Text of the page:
The next three weeks are going to be so exciting. It's the closest I'll get to having any babies anytime soon (to Scottie's dismay) and it's just the shot in the arm my kids need to get through these grueling test-driven weeks. Hooray for fourth grade!!

Wednesday, February 20, 2008

Ahhh, Fourth Graders

I walked into my classroom this morning feeling a little flustered. It's been a rocky week because I didn't have time to really organize all of my copies and lessons like I usually do. The plans are made, but I haven't reviewed them well enough to actually teach them, and I feel like I've been flying by the seat of my pants. Each day gets worse and if you ask me, this week has been completely useless as far as instruction is concerned. Sure, my kids are learning, but not like they should be, according to "state standards." So I was not expecting this to be a great day, and I've really been working for the weekend.

Leave it to a fourth grader to put my entire life in perspective.

My favorite time of day is read-aloud. I love to gather all of my kids on the carpet, quiet everyone down, and really savor the words created by great authors together. My kids are really good at finding what we call "wondrous words" in our read-alouds. They sit there, hanging on every word, and after each chapter, their hands shoot up in the air and they let me know what the author did that they just absolutely loved. It's truly a precious time for me and lately I haven't been able to squeeze it in. So today, I decided before the kids even walked in the room, that no matter what, I would do read-aloud today - if for nothing else than my own sanity.

Currently we're reading a book called "Out of the Dust." It's an excellent book about a little girl's life during the Great Depression. Today, instead of just talking about the words and phrases and crafts in the book, the kids became very concerned about...banks. They had so many questions! What is a savings account, exactly? My mom has a debit card, what is that? How do checks work? We had a great conversation that extended into bills and loans. One kid asked "When do I have to start worrying about that stuff?" I told him not to worry about it until the bills in the mail have his name on them.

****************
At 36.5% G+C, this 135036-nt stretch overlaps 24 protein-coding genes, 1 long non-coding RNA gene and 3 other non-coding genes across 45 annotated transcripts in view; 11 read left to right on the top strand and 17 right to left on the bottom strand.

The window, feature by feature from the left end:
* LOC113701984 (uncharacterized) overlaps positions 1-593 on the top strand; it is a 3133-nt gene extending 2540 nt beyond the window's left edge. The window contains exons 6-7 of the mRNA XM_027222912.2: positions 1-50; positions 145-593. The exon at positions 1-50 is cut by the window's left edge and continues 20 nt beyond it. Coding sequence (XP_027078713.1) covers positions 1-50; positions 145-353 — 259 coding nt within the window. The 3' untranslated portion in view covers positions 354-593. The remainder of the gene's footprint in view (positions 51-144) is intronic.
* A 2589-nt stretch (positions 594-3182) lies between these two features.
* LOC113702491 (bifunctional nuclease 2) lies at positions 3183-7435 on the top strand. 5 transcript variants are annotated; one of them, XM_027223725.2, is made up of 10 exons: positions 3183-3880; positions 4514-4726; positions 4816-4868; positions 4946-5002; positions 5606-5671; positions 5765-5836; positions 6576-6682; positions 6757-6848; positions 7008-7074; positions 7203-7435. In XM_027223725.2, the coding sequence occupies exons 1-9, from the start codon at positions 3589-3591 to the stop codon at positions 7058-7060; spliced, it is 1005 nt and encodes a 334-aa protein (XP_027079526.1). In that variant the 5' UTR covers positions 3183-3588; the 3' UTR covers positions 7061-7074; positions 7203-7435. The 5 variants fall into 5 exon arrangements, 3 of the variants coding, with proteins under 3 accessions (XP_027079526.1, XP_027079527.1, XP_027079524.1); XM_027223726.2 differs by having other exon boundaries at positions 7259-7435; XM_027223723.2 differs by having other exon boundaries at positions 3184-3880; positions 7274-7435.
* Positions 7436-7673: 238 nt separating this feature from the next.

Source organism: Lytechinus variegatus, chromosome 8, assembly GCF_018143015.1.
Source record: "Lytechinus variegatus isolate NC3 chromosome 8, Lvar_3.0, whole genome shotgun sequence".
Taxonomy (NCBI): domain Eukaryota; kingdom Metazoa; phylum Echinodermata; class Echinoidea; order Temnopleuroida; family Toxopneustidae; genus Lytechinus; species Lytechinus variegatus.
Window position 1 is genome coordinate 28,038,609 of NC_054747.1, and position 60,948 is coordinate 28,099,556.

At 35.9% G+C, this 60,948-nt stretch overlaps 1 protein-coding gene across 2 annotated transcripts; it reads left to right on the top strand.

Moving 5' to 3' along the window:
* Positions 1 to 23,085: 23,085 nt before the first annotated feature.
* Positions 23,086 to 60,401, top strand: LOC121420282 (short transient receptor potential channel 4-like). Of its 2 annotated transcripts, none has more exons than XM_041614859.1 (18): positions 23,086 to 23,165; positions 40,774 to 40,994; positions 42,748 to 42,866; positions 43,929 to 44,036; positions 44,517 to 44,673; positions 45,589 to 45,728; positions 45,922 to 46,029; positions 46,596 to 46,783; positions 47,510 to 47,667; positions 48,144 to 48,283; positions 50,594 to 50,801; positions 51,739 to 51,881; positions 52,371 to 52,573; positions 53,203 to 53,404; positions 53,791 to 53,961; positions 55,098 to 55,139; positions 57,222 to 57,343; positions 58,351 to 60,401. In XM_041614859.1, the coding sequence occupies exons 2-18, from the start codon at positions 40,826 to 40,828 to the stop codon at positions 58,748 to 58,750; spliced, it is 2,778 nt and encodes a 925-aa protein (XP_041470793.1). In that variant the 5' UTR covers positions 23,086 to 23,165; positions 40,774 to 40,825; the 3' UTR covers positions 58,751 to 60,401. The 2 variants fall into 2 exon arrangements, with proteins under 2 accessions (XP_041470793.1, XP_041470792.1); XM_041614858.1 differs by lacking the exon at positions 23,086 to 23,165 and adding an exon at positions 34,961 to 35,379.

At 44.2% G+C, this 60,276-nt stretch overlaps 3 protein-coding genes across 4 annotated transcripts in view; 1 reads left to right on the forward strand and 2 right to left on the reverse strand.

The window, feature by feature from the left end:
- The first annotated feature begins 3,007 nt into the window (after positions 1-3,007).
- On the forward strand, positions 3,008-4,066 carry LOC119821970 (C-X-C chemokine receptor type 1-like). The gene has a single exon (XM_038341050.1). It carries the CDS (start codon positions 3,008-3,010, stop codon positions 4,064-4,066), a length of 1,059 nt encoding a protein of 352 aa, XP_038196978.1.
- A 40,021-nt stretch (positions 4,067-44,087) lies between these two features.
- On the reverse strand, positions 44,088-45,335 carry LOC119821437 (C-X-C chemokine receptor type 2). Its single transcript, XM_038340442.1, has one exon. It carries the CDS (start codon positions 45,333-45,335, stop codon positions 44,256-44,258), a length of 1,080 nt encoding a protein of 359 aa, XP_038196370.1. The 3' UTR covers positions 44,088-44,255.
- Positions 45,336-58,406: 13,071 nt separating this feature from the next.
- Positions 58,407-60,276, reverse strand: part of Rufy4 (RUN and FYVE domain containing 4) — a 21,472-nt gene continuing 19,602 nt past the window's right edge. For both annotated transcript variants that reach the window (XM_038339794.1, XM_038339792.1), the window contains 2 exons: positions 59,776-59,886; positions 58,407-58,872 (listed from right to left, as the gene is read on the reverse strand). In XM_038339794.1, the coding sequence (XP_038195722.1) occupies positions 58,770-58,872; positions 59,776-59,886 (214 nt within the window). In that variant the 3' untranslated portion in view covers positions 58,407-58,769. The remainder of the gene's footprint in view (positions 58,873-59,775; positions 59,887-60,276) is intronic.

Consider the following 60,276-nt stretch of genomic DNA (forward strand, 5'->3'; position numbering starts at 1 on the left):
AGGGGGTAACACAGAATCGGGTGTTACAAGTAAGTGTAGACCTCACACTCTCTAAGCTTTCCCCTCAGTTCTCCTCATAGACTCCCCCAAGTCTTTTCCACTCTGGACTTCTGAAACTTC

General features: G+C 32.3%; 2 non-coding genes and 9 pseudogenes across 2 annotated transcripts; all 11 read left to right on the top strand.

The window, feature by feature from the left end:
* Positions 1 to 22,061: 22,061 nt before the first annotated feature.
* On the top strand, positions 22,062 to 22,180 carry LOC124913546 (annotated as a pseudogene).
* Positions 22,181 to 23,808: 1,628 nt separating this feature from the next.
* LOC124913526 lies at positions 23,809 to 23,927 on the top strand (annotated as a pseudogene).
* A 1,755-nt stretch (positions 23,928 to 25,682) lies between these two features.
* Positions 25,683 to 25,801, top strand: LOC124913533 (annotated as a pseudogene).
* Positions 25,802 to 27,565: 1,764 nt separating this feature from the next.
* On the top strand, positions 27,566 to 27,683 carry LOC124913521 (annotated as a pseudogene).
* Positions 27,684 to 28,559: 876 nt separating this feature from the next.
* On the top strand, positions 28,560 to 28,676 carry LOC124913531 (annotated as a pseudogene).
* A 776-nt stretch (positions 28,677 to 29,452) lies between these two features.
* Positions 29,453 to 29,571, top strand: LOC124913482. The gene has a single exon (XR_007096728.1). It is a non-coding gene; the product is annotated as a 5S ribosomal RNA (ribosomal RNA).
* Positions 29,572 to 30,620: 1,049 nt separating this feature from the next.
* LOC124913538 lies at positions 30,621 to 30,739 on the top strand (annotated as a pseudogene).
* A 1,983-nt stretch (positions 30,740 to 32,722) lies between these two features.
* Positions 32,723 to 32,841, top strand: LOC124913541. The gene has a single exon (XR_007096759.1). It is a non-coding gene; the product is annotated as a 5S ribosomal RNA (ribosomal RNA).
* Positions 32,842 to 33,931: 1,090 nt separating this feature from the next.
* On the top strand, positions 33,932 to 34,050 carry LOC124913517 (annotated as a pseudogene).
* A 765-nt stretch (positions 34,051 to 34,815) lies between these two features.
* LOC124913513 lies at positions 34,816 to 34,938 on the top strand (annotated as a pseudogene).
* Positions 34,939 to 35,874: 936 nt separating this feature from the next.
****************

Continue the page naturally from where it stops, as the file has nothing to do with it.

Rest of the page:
I tried to explain, by using my own life situation, that big things, like houses and cars, cost more than most people have at one time, so they have to borrow money from the bank. I explained that my husband and I are currently renting an apartment, but someday we'd like to buy a house. Then, as most fourth graders will, they started a vibrant discussion about what kind of house I should buy ("Daija has a HUGE house, buy one like hers!") and where I should buy a house ("You should buy my neighbor's house, it's for sale!")

Scottie sat up staight and tall, shot his hand in the air and stared at me with his pleading eyes. "Yes, Scottie."
"I have two things..." he said.
"Okay, go ahead."
"Well, my grandparents bought part of a farm. They just bought the land and then later they hired people to build a house on it. They don't have a mortgage, I don't think. Maybe you should do that."
"Thanks, Scottie, I'll keep that in mind."
"And also....when do you think you might be having a baby?"
"Uhhh....I have no idea!"
"Well, I was just wondering, because nothing exciting ever happens to me during the school year."

There I sat, in my cozy rocking chair, surrounded by twenty kids who thought Scottie was making a perfectly good point, while I tried so hard not to laugh hysterically. It was the perfect note on which to end my day and I left my classroom loving my job. I guess that's what fourth graders are for!

Saturday, February 16, 2008

Basic French

As I was avoiding my enormous pile of graduate school work this morning, I came across this link on Melanie Mauer's blog. I've seen lots of stores and shops that claim to have French products, but most of them are super pretentious and annoyingly sophisticated or they're kitchy and not authentic. This site blew my mind, being one of the only sites I've seen that fit neatly in the middle of that spectrum.

The first gasp out of my mouth occurred when I clicked on the housewares section and the first item up was the Cachou Reglisse. My husband, an authentic Frenchman, craves these breathmints (although I don't see how black licorice freshens breath, these tiny monsters make me gag!) and whenever he goes to France he stuffs his pockets with the little yellow tins and savors them when we get back home. His Dad sends him some every once in a while and you'd think it was Christmas morning! I'm so glad I have a place to go where I can buy them for him!

The Petit Pocket Bunnies are another favorite find. On my first trip to France when I was 15, I stayed with a family who had four kids. The youngest, Clement, had a few of these knitted animals around the house and you could tell that most of them were hand-me-downs from the older sisters. Kids can love the heck out of these for quite some time! I was so excited to see them on the site!